Clerical Orders of the Auran Empire? (not sure if this should be in Ask the Autarchs or here)

The example of the Bladedancer and Priestess demonstrates that in the Auran Empire setting different gods’ priesthoods can have relatively different abilities.

Which raises a big question or three in my mind: Does every god in the Auran Empire have their own spin on Clerics and/or Priestesses with different weapon restrictions, proficiencies, and spell lists, as the core priest defaults to Ammonar, the bladedancer to Ianna, and the Priestess to Mityara? Will we eventually learn the details of how they differ in the published setting (or better yet, here?)

I noticed something that left me pondering one other question: one of the templates for the priestess is a worshipper of Ianna-- would a priestess with that template use the Bladedancer’s spells, since they receive their spells from her?

Edit: Another question occurred to me: Are there clerics of Mityara or Priestesses of Ammonar, and if so do the former have a smaller spell list (and if so, what stays?) Do the latter have an expanded spell list (and if so what new spells do they get?)

Most of the deities have their own clerical or priestly order. These orders are:

-Clerics of the Winged Sun (Ammonar) - Cleric, default

-Templars of Justice (Turas) - Cleric, minor mods 

-Dancers of the Blade (Ianna as goddess of war) - Bladedancer

-Dancers of the Veil (Ianna as goddess of love) - Priestess, minor mods.

-Keepers of the Hearth Fire (Mityara) - Priestess, default

-Sisters of Mourning (Calefa) - Priestess, minor mods.

Istreus, god of knowledge, and Naurivus, god of nature, do not have clerical orders. Istreus is widely revered by mages, and Naurivus is popular with shamans, witches, etc.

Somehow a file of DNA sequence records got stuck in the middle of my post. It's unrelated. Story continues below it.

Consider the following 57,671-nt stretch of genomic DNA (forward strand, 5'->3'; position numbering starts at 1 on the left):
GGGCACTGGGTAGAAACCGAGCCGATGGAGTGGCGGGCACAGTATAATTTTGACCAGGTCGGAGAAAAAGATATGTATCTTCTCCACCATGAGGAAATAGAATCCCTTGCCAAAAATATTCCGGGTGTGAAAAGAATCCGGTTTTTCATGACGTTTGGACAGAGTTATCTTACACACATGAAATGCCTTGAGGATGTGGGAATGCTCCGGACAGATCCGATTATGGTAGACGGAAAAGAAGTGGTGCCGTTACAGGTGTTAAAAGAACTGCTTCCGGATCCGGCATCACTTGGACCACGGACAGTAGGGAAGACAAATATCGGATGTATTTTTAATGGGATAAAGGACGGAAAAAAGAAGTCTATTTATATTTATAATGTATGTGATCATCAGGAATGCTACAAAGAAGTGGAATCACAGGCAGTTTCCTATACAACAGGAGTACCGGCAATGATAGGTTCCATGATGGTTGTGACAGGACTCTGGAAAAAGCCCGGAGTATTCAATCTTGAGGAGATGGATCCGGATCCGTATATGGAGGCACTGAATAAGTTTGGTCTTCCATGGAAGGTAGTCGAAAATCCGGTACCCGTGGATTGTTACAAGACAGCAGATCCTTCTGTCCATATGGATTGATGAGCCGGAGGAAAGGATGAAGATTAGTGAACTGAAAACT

I assume/hope that an Auran Empire Setting Book will have these “minor mods” included?

It seems pretty easy to make a cleric-variant with the class building guidelines in the player’s companion, but I know all too well how easy it is to accidentally make a class over-powered without meaning to (or under-powered if one tries to over-correct). I’m a player and feel I have to ban my “Elven Wonderworker”, which, despite being perfectly within the class-creation guidelines, is basically the Nobiran Wonderworker without any extra ability score requirements.

Me too. Or a blog post or something. They’d be useful as guidelines for customizing future clerical orders.

What about the chaotic gods, do they get anticlerics or anything, or are their priests more likely to just be other classes?

At the very least, they tend to get access to reversed versions of certain spells instead of the “normal” version, i.e. inflict spells instead of cure, etc. You can get a lot of variation in flavor by varying the spell selection and religious rules of the cleric, bladedancer, and priestess classes.

And where do Paladins fit in? This is a question I’ve had trouble answering in my own D&D games. How do they fit in the religious hierarchy, if at all?

I’ve always used Paladins as the ‘martial arm’ of whatever religious order they follow. If they have access to divine spells they would be only those available to that gods clerics/priests and if they had their own spells they would lean heavily towards ‘field work’, i.e., combat and healing rather than augury/utility.

Sorry to resurrect an old thread, but an odd question occurred to me when I was reading Alex’s breakdown of the priestly orders in the Auran Empire. Do the female deities in the setting have any male priests, or all all bladedancers and priestesses biologically female? Is there anything equivalent to, say, the Galli of Imperial Rome? Auto-castration is probably not the kind of thing that lawful deities encourage, but some manner of gender-bending holy people could fit into the setting.